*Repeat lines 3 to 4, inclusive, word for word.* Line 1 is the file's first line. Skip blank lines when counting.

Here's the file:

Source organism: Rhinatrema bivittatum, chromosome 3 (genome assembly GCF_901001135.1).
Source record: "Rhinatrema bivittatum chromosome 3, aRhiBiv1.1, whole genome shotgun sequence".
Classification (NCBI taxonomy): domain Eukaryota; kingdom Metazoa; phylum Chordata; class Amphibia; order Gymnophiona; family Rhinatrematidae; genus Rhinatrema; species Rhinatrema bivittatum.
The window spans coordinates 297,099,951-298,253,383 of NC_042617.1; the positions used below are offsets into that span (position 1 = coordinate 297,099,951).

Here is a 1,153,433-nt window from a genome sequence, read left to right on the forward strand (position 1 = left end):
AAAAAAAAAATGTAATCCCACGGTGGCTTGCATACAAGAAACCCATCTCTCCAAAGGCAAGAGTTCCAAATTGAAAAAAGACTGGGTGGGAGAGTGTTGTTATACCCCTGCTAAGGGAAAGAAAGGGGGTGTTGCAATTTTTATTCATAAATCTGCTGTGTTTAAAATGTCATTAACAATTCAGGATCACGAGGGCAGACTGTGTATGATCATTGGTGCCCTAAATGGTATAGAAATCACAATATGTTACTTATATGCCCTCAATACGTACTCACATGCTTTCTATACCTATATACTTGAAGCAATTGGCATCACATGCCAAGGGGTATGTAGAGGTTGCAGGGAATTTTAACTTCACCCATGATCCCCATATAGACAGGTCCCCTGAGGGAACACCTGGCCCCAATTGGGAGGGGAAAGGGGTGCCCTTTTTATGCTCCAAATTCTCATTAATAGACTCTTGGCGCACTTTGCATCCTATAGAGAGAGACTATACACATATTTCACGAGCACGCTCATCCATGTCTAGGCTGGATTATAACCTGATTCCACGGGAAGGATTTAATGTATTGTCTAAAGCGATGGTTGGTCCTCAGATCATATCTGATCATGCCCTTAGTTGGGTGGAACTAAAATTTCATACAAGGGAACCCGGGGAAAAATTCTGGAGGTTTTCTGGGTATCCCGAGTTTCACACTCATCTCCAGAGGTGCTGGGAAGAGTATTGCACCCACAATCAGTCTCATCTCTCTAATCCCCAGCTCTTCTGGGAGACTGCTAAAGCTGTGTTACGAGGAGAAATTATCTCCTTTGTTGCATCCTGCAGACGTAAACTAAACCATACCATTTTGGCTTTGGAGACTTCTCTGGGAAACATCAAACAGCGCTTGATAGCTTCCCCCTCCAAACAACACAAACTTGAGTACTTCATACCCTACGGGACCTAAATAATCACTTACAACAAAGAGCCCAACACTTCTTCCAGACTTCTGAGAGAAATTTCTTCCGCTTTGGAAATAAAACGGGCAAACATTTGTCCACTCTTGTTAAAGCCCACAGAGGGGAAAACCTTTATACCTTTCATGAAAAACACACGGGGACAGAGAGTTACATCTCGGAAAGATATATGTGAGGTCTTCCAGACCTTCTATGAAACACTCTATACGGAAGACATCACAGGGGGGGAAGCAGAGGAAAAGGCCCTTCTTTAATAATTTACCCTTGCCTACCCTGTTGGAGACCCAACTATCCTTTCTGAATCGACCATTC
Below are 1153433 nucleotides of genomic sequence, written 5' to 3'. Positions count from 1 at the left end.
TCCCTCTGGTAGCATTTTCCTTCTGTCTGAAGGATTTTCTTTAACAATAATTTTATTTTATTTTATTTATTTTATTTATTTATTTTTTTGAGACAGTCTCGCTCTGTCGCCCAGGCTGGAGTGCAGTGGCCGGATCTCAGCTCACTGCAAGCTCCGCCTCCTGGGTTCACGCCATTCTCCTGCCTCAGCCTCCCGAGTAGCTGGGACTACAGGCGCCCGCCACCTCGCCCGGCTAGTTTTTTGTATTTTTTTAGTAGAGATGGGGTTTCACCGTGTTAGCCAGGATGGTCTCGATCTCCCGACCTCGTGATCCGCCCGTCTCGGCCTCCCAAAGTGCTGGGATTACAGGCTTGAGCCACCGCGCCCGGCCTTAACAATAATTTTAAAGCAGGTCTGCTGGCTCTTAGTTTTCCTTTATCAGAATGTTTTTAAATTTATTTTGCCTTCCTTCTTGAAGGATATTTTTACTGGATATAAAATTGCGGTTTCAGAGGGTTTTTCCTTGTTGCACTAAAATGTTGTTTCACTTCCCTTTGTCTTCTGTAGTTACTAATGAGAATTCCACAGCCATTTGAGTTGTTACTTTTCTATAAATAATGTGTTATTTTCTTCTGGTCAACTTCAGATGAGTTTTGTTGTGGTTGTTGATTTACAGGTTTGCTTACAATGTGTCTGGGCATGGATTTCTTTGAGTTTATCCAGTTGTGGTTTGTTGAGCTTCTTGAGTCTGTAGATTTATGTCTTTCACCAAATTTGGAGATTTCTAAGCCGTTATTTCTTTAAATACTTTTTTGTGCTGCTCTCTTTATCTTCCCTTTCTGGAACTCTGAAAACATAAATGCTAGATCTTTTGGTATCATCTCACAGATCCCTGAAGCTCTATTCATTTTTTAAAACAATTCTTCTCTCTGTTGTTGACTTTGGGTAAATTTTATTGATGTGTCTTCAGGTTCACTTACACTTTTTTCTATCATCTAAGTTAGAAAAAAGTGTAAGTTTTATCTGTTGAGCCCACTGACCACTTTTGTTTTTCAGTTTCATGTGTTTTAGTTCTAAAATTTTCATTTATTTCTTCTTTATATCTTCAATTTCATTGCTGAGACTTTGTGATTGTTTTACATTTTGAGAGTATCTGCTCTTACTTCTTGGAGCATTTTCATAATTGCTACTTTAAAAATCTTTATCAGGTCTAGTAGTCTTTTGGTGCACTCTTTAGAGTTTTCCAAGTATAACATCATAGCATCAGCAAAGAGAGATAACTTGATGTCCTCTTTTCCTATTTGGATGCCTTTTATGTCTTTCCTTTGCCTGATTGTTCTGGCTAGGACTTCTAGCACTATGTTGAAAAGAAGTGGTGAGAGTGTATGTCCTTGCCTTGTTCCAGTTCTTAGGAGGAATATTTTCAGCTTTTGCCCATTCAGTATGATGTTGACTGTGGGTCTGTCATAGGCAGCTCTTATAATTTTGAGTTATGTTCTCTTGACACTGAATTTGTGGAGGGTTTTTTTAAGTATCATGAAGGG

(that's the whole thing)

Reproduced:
Classification (NCBI taxonomy): domain Eukaryota; kingdom Metazoa; phylum Chordata; class Amphibia; order Gymnophiona; family Rhinatrematidae; genus Rhinatrema; species Rhinatrema bivittatum.
The window spans coordinates 297,099,951-298,253,383 of NC_042617.1; the positions used below are offsets into that span (position 1 = coordinate 297,099,951).